The reasons behind Sweden’s high fertility level, despite its high female employment rate, were generous parental benefits and improved childcare conditions, allowing working women to have a third child. By 1989, combined maternity and paternity leave had been extended to 12 months at 90% of salary and three months with minimum pay. Moreover, either parent became entitled to up to 60 days paid leave a year to look after a sick child.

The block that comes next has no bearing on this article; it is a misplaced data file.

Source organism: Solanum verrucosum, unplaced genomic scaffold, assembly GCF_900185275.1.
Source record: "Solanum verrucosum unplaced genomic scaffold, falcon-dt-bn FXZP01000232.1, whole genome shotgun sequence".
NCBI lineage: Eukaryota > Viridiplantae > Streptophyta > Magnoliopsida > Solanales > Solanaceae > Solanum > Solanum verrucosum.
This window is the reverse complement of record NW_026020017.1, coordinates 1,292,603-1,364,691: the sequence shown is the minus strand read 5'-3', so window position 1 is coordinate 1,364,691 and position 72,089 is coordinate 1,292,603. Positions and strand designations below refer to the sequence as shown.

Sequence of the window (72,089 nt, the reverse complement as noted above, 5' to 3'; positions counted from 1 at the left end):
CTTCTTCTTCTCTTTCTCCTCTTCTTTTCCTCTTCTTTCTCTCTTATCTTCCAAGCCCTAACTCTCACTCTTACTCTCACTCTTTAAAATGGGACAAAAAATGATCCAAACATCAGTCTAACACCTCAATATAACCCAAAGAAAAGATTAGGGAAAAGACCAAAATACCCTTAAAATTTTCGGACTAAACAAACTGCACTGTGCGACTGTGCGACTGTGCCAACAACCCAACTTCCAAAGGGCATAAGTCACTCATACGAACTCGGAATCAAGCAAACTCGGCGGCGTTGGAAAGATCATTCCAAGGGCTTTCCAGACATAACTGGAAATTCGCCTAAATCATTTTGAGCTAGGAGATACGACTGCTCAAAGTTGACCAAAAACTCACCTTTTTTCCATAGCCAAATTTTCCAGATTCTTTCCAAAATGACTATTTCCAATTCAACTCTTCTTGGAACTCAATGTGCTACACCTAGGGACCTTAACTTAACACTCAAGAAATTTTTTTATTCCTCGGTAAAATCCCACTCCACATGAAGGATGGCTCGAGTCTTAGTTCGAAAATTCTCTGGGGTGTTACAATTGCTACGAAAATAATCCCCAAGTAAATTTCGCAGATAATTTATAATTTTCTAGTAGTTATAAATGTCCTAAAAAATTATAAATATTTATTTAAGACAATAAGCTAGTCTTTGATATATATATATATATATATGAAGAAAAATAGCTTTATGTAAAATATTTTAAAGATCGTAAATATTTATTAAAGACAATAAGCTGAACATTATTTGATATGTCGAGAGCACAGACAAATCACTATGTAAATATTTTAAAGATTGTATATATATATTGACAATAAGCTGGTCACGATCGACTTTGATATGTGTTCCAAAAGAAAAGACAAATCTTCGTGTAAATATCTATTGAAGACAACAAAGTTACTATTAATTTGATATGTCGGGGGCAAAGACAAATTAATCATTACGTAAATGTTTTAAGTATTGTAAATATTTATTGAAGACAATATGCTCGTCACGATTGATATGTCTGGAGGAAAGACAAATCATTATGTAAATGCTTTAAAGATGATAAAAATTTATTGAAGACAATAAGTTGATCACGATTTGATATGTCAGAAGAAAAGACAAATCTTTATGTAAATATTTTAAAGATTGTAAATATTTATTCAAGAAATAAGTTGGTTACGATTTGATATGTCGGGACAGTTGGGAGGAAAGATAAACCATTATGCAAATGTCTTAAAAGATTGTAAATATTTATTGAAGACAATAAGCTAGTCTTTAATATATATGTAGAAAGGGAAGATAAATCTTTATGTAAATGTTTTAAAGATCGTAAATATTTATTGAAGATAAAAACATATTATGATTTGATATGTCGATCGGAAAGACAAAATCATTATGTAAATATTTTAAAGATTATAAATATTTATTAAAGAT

But a shift from economic boom to deep recession and high unemployment in the 1990s put an end to these reforms. Efforts to restore the economy to health led to cuts in almost every area of the welfare system, including parental benefits. The birth rate fell back to 1.5 children per woman at the end of the 1990s, the lowest ever recorded.